On asking, I was informed that the games had been moved to the bowling alley area, and that since the move, the older games were scrapped. No doubt to make way for the "latest gaming craze" such as Tekken 547, or some gimmicky £1-a-time ski game that's fun for about one go.
|Top arcade game music!
If you have any suggestions for other brilliant arcade music, please email me or visit the Skytopia Forum here
|Outrun, Puzzle Bobble 2, Strider, Carrier Airwing, Puli Rula, UN Squadron, Sonic the Hedgehog, F1 dream, Mystic Riders, Darius 2, Streetfighter 2, Midnight Resistance, Bubble Bobble, Wonderboy in Monsterland, Pang, Slapfight, Bombjack Twin, Saint Dragon, Pacland, Liquid Kids
It's ironic that for all the advanced technology we now have, the cool atmosphere has been diluted since the eighties/early nineties games...
After a bit of investigating, I /did/ find some classic arcade games at the back of what initially appeared to be a money-grabbing casino. You go in, and there are fruit machines all around, but when I ventured further, Super Space Invaders caught my eye, as did 3 Wonders (which I now have for the Saturn). Also Sunset Riders was there along with a couple of pinball machines. Unfortunately, they weren't half as popular as the fruit machines... and SSI and 3 Wonders are no longer there... =(
Anyway, thanks to the wonders of modern technology and the effort and dedication of many people, emulators such as MAME have allowed us and a whole new generation of people to experience some of the best games ever made.
There are others, but here are the homepages for two of the best arcade emulators:
There are loads of guides, arcade ROMs, and reviews of all of these games on other sites, as well as competitions (you can even play arcade games online with other people) and tables of the best achievements! People regularly enter these and there's even a record book available at Twin Galaxies
Visit the MAME action replay page
or my own page here
for the best high score achievements!
For charts of the most popular games and a breakdown of the type of game etc., visit JoseQ's page at www.emuviews.com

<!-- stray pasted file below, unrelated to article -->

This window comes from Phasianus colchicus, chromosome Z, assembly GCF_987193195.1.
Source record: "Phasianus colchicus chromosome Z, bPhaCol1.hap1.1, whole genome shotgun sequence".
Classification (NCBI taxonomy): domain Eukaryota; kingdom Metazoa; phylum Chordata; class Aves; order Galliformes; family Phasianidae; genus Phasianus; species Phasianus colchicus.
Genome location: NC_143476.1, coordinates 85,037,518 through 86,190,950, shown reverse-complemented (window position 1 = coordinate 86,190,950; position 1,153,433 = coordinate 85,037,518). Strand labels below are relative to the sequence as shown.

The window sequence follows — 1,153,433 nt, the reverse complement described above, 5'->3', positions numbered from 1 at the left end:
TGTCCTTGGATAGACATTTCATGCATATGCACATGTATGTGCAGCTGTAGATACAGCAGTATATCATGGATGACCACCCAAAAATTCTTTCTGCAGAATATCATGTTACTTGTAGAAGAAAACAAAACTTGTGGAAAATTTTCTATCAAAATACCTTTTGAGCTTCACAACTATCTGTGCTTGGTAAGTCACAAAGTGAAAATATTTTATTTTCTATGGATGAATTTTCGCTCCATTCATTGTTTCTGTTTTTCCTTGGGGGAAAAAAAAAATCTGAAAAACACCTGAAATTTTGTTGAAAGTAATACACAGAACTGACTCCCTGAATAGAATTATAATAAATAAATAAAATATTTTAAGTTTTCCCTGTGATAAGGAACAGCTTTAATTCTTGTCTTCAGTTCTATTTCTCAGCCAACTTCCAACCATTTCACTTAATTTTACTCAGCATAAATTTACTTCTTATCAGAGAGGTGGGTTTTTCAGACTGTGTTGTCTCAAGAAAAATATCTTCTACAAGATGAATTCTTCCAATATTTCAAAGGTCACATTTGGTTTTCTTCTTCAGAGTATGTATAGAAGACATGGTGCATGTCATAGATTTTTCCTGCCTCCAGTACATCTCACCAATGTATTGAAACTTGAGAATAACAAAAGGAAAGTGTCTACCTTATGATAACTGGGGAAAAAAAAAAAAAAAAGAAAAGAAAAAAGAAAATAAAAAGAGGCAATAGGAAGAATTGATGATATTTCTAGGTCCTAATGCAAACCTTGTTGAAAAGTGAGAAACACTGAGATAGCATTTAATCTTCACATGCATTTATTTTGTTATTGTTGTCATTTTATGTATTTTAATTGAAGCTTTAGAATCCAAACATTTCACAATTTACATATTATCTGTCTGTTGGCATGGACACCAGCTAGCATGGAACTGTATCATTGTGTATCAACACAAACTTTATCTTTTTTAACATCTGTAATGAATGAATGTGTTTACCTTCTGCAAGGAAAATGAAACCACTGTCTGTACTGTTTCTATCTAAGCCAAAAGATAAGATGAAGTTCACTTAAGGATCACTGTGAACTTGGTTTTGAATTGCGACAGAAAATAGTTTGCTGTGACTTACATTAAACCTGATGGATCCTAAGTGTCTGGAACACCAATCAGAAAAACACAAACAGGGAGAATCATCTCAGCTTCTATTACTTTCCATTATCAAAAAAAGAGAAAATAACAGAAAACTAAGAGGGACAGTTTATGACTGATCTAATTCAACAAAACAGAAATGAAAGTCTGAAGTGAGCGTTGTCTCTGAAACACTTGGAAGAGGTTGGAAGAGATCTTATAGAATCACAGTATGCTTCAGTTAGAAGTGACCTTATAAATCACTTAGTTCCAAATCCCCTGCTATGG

Graphically illustrated guide to how the various versions of games compare. In a few cases, there are enhanced pics that even beat the arcade originals! A typical example for say.... the game Pacland, could show in ascending order: Speccy, Amstrad, C64, Arcade and the all-new Enhanced version.
Super Rainbow Islands!
A while back, my brother decided to take the original Rainbow Islands graphics and spruce them up a bit. For those who don't know, Rainbow Islands was one of Taito's finest games - jam packed with bonuses, secrets, hidden levels, codes and creamy playability.
The results are before you. To the right is the original Rainbow Islands screen, which the new design was based upon.
Super RI though includes a full hi-res display, graduated colour background and 4 player mode (!) If there's anyone who would like to program a (non-profit) version based on this picture, that'd be cool! (It might be a tad tricky to implement the 4 player mode appropriately though ;-)
Based on the cartoon (which actually came /before/ the game), this unique platform side-scroller from Namco is one of the quirkiest games you could expect to play. Unusual game design elements include the 'flying' trip (when you play the level in reverse), the music, foreground parallax, progressive difficulty structure and the ability to jump on enemies (the C64 version didn't allow for this). I have organised the different versions in order from worst to best and have included a couple of enhanced versions too!